If you want to know Ted Bundy read this I found this book really interesting the words of Bundy as he spoke revealed a lot about him, the science behind how a serial Killer comes about is really interesting stuff.

  23. 4 out of 5

    Margaret Cochran

    A great Bundy book I liked the psychological explanations for how Bundy evolved into a killer. If you enjoy true crime books this is one of the best. It approaches the genre and the development of Bundy’s demons from the psychological perspective.

  24. 5 out of 5

    Charlene A. Lester

    Guilty or not?, Sane or not? Ted Bundy was quite a character - and not in a good way. This book doesn't go into any detail about the murders it does go into great detail as to mental health. The author did a psychological evaluation and found Mr. Bundy did have violent tendencies.

  25. 5 out of 5

    Rebecca Adcock

    Really nice first hand read. Written by the psychologist that interviewed Bundy. Very fast read and easy to understand.

  26. 5 out of 5

    Ellen

    Interesting look at old psychological assessment.

  27. 4 out of 5

    Jason Claus

    This was a different type of book in my opinion. The perspective was clinical but there are still a lot of questions that were not answered.

  28. 5 out of 5

    Alex

    Fantastic book for those who are looking for more psychological insight on Ted as a human being. There’s a lot of tidbits from the assessment that are quite interesting, and Carlisle gives his insights and interpretations along with the answers Ted gave. If you’ve read other books about his crimes but are yearning to learn more about the person behind them, I think this does that. Bundy was never particularly forthcoming or honest, and is long dead, so this book is the best you’re going to get on Fantastic book for those who are looking for more psychological insight on Ted as a human being. There’s a lot of tidbits from the assessment that are quite interesting, and Carlisle gives his insights and interpretations along with the answers Ted gave. If you’ve read other books about his crimes but are yearning to learn more about the person behind them, I think this does that. Bundy was never particularly forthcoming or honest, and is long dead, so this book is the best you’re going to get on explaining Teds inner psychology.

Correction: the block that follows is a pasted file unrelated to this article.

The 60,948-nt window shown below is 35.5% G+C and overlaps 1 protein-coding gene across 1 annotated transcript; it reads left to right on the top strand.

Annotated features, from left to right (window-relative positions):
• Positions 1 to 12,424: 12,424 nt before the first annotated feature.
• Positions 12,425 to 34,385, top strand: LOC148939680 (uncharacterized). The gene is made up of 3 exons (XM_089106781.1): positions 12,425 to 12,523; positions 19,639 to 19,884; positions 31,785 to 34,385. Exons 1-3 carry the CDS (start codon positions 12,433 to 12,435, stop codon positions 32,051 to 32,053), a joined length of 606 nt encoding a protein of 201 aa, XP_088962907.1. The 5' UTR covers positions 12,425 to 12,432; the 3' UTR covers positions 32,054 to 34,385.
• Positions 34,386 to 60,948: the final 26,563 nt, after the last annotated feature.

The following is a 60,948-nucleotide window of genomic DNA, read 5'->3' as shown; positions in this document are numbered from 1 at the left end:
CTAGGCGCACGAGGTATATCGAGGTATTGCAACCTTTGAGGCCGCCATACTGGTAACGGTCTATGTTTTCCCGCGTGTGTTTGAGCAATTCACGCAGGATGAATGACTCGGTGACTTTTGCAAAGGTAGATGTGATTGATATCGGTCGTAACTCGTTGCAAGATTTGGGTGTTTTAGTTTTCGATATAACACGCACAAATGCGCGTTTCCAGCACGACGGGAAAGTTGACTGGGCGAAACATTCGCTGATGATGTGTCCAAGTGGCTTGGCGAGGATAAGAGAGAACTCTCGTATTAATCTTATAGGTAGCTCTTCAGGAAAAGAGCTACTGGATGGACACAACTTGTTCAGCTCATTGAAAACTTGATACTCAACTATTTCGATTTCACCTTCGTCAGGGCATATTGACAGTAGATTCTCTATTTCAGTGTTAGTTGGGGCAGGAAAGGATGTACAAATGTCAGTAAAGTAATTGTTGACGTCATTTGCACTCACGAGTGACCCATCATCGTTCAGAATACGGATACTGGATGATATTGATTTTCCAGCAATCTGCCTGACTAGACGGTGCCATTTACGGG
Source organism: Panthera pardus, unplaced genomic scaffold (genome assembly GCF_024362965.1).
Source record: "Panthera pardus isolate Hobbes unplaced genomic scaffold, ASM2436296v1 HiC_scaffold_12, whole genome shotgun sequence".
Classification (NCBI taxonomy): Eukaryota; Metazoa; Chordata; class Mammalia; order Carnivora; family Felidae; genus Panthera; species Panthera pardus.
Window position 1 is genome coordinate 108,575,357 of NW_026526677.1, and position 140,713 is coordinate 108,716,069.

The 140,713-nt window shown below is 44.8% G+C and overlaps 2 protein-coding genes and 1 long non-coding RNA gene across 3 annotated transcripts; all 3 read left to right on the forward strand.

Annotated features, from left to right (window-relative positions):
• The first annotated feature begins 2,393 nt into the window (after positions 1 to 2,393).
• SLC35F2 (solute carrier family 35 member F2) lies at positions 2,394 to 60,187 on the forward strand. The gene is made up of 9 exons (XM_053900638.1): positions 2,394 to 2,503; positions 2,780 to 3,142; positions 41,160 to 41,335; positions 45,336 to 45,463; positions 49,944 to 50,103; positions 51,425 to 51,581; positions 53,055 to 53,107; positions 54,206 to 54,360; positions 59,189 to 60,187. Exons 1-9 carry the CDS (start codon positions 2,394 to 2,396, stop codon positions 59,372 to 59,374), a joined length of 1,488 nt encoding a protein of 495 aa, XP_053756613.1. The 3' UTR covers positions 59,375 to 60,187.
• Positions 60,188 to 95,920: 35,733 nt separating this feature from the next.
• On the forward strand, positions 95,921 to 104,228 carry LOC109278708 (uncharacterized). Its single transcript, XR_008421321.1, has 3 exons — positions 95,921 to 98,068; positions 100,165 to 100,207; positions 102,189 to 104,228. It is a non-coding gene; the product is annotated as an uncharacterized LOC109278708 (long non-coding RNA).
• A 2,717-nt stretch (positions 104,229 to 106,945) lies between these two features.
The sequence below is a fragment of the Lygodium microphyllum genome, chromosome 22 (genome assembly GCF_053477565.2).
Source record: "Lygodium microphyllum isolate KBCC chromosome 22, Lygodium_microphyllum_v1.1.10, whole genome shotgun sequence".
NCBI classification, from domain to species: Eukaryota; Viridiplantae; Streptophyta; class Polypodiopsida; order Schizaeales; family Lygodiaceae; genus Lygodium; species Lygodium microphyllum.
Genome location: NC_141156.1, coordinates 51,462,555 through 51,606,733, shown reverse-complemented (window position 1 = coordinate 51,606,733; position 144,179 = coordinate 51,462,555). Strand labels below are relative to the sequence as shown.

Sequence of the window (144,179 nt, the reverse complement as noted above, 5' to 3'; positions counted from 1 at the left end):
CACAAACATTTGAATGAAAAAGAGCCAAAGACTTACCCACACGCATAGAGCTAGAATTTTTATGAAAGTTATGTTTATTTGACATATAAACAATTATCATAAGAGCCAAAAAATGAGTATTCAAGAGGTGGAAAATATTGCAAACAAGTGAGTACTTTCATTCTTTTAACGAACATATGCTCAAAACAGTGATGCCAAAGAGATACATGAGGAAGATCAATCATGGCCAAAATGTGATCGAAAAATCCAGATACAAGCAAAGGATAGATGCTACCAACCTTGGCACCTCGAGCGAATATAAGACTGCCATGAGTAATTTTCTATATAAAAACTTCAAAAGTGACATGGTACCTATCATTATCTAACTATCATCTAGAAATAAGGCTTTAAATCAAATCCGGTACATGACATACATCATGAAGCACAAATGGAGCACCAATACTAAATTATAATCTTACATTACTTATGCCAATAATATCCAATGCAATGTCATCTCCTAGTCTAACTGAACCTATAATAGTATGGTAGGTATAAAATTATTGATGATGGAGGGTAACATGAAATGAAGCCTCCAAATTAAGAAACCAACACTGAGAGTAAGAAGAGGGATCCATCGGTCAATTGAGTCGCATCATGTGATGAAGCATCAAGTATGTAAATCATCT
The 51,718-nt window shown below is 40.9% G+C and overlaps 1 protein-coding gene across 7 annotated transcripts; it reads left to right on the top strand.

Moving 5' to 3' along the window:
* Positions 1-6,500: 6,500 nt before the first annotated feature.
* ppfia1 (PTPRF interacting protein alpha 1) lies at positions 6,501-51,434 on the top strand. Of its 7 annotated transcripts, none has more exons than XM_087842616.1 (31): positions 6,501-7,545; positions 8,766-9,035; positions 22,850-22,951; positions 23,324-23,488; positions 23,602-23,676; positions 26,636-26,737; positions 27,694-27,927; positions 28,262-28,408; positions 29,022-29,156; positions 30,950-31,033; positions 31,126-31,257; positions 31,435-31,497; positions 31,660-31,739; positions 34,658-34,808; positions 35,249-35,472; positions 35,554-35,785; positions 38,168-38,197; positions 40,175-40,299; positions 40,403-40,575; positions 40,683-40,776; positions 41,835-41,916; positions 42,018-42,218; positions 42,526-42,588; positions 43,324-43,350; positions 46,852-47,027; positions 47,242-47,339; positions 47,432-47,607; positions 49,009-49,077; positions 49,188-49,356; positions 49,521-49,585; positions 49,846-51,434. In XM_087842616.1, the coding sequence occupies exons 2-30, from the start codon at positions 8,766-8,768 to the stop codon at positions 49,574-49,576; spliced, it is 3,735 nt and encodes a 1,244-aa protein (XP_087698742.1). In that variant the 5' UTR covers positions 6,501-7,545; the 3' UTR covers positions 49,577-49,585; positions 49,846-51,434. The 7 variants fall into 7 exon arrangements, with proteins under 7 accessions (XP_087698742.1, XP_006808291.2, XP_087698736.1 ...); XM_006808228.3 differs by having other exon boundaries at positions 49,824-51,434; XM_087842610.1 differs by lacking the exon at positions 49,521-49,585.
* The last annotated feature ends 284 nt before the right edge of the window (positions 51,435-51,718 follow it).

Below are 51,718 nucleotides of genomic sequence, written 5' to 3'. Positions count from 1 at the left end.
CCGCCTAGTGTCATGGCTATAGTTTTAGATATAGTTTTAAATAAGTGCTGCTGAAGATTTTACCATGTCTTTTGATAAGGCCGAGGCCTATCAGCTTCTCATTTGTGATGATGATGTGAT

29. 4 out of 5

    Sarah

    Dr Carlisle was part of the 90-day diagnostic team of Utah State Prison and did the diagnostic of Ted Bundy while he was there after his trial. He needed to find out if Bundy was capable of doing the things he was charged with. The answer was, obviously, a big fat yes! He spoke to Bundy and interviewed various people in his life, old friends, ex-girlfriends and people he knew from various jobs and places he rented, Dr Carlisle then built a picture of him from these interviews. A very informative Dr Carlisle was part of the 90-day diagnostic team of Utah State Prison and did the diagnostic of Ted Bundy while he was there after his trial. He needed to find out if Bundy was capable of doing the things he was charged with. The answer was, obviously, a big fat yes! He spoke to Bundy and interviewed various people in his life, old friends, ex-girlfriends and people he knew from various jobs and places he rented, Dr Carlisle then built a picture of him from these interviews. A very informative and interesting read, Dr Carlisle had to be unbiased in his assessment (as you have to be with everyone who goes through the diagnostic), it's still a frightening look into the mind of a serial killer who looked like the 'boy next door' and tried to hide his true nature from everyone around him. Thoroughly enjoyed this as i do love True Crime and books by professionals who are in this field. *Huge thanks to Dr Al Carlisle, Kobo Writing Life and NetGalley for this copy which I chose to read and all opinions are my own*

  30. 4 out of 5

    ed boatright